PCE December Newsletter

As you may have noticed, the last PCE trailer – Joe Horowitz talking about Schoenberg’s Ode to Napoleon – was professionally produced. This is the work of Behrouz Jamali, who this season becomes our Resident Documentarian/Photographer.

Actually, Behrouz has been filming PCE for some time. One of his most eloquent PCE films celebrates Harry Burleigh – whose pivotal role in bringing spirituals into the concert hall is the topic of PCE’s upcoming “Deep River: The Art of the Spiritual” at Washington National Cathedral Feb. 28. Two seasons ago, Behrouz filmed PCE Resident Artist Kevin Deas and Joe Horowitz in their “Harry Burleigh Show” at Howard University and transformed that footage into this poignant featurette:

Behrouz is also working on a documentary on Angel. The following compilation samples eight PCE-related films. You’ll see Angel in rehearsal with PCE and with Madrid’s Rado and Television Orchestra; Alexander Toradze performing and discussing Prokofiev; PCE Resident Artist Kevin Deas and Principal Trumpet Chris Gekker in performance and conversation; and Vladimir Feltsman playing Bach:

Behrouz’s most recent film, “Sing Again,” is an amazing journalistic feat. Before the 1978 revolution, Iran’s national TV station hosted a chorus conducted by Golnoush Khaleghi Ackert (now a resident of DC). The group was singing a freedom song when Iranian radio and TV was forced off the air. Behrouz tracked down the choristers in England, Italy, France, Canada, Spain, and the US and created this 15-minute memento of secular Iran. He posted it on the web Dec. 8. Within a week, there were 50,000 hits. You don’t need to understand a word of Farsi to absorb the content here – Behrouz shows us the group in 1978, and again in 2017. The narrator, a famous Persian broadcaster, also took part in the 1978 broadcast.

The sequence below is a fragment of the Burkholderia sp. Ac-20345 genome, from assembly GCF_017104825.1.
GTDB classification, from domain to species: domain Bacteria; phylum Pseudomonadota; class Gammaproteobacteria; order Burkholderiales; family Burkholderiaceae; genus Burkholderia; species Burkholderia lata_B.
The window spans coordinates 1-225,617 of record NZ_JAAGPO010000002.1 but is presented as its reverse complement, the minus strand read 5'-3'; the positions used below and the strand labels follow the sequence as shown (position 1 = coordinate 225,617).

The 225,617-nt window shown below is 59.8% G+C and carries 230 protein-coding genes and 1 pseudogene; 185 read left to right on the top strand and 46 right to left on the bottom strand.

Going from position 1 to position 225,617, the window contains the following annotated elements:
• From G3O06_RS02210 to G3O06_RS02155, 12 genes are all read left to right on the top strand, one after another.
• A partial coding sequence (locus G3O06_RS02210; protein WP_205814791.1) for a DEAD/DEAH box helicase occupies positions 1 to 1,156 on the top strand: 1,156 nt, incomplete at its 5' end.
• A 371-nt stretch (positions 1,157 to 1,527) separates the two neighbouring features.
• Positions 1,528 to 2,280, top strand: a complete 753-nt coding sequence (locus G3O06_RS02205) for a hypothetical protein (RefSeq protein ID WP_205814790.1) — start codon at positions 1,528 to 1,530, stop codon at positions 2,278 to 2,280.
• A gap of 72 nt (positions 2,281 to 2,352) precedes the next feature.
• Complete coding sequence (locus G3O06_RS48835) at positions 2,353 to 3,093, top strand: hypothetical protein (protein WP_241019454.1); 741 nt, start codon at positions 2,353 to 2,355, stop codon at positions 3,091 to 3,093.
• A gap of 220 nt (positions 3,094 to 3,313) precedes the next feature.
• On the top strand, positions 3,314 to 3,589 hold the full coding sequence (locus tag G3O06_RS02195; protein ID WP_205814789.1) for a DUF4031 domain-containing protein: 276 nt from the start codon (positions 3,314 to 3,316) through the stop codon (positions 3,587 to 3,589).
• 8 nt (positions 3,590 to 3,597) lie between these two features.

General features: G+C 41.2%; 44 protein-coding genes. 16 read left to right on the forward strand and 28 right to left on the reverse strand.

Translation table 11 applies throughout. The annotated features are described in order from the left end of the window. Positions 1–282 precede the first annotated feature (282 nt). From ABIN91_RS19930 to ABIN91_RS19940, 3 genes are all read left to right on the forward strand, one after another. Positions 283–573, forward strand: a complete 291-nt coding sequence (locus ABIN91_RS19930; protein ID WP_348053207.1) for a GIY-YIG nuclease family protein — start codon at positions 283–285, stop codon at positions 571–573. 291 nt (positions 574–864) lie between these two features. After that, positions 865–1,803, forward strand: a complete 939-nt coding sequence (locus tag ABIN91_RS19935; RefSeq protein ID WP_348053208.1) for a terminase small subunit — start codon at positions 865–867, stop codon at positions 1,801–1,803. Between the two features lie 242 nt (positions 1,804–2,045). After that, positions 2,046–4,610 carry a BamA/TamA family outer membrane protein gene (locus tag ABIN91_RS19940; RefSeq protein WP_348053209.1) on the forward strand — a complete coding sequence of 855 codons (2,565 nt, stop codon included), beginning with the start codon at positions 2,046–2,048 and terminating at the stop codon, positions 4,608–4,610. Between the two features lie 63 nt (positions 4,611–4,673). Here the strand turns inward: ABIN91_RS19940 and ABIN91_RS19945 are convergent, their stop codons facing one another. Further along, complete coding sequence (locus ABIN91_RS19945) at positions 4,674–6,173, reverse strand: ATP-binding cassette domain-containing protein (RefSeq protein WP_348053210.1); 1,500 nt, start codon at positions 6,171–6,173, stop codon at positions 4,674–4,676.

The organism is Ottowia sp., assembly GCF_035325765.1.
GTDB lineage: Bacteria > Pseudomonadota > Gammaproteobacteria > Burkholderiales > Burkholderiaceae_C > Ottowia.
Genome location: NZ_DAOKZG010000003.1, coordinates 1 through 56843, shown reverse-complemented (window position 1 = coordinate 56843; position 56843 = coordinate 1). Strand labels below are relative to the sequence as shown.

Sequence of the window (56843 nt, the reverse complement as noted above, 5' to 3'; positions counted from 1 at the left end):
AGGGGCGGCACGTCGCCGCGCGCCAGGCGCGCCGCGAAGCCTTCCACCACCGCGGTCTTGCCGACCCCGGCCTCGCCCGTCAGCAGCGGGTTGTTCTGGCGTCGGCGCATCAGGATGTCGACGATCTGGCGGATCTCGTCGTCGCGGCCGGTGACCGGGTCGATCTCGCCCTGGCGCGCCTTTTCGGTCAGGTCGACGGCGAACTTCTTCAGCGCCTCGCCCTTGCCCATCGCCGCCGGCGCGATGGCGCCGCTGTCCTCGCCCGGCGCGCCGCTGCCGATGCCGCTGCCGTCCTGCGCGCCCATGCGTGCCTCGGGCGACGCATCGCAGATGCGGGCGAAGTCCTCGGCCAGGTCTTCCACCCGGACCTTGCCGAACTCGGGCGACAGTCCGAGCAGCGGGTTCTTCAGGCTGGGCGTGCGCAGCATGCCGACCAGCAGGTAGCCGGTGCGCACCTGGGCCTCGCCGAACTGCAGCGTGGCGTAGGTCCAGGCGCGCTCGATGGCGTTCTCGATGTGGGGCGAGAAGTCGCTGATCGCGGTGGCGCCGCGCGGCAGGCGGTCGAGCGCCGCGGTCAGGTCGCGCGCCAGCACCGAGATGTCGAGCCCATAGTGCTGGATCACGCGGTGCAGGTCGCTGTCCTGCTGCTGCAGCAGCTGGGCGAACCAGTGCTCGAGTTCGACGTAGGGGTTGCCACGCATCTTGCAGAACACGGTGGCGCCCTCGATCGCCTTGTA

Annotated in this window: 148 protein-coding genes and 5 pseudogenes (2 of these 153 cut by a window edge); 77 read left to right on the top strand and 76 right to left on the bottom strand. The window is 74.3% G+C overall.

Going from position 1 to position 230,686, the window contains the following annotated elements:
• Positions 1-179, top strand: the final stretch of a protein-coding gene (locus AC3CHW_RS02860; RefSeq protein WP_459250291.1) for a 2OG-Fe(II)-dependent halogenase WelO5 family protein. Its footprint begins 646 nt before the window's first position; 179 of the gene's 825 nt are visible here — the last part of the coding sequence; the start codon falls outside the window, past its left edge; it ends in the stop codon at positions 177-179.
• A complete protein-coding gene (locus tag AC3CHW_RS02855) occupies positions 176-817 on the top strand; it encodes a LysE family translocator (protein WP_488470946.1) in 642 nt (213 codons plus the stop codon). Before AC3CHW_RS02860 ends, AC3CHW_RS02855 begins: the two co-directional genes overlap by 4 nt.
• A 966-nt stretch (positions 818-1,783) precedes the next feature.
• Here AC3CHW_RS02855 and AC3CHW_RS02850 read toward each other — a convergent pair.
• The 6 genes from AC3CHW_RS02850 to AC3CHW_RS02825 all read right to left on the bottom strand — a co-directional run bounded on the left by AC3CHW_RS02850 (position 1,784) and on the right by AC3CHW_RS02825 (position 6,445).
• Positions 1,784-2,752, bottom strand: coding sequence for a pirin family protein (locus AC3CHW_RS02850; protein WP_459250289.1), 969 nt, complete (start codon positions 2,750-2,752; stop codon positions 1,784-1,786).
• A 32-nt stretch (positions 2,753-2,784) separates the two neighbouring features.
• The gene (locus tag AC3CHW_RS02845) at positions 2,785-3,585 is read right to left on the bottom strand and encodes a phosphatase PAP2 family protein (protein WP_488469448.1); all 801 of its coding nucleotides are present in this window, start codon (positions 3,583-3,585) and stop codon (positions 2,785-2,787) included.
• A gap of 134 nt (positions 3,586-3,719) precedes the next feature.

Behrouz Jamali has led several lives. He has written books about civil engineering, computers, and electronic music. He arrived in the US in 2000 to serve as Director of Network Engineering for ATI. He has designed a dozen houses (including his own, in Vienna, Va.). As an audio engineer, he has produced eight CDs, including a world premiere recording of music for organ and guitar.

And Behrouz is himself a musician, having played both Western and Persian musical instruments. He currently tours widely with the eminent kamancheh virtuoso Kayhan Kalhor, performing in such venues as Carnegie Hall, the Metropolitan Museum (NYC), and Toronto Symphony Hall; they have also performed live on National Public Radio.

Behrouz started making films about ten years ago. He discovered PCE in 2002. He was so stirred by our recent performance of the Shostakovich Piano Trio No. 2 that he will be filming the same performers in this work this coming May at the Cathedral for an invited audience (stay tuned).

This year, we’re saying thanks to our Year-End Campaign donors with a special offer:

BEN CAPPS PLAYS WEINBERG
Friday, Jan. 5, 7:30 pm
Washington National Cathedral

Donors contributing $500 or more to this month’s Year-End Campaign will receive two free tickets to an invitation-only recital by PCE’s terrific principal cellist, Benjamin Capps.

Ben will perform (and talk about) the complete cycle of Twenty-four Preludes for solo cello by Mieczysław Weinberg (1919-1996) – hailed by Gidon Kremer as a Russian composer “as great as Shostakovich.”

A reception follows this 75-minute private concert, in the Cathedral’s intimate Bethlehem Chapel.

SAVE THE DATE
SATURDAY, APRIL 28, 2018
Gala 2017:MUSIC UNBOUND
Annie S. Totah, Honorary Chair

PCE’s 2018 Gala features Min Xiao-fen — “a pipa player unlike any other” (The New York Times) — in  the world premiere performance of a new Daniel Schnyder work for pipa and chamber orchestra.

A demonic quintessential “postclassical” artist, Min Xiao-fen defies categorization. For PCE, she has performed traditional Chinese music alongside jazz standards (she specializes in Thelonious Monk) and world-premiere commissions. At the Gala, her thirty-minute set will include pipa solos ranging from Monk to her own edgy, twenty-first century creations.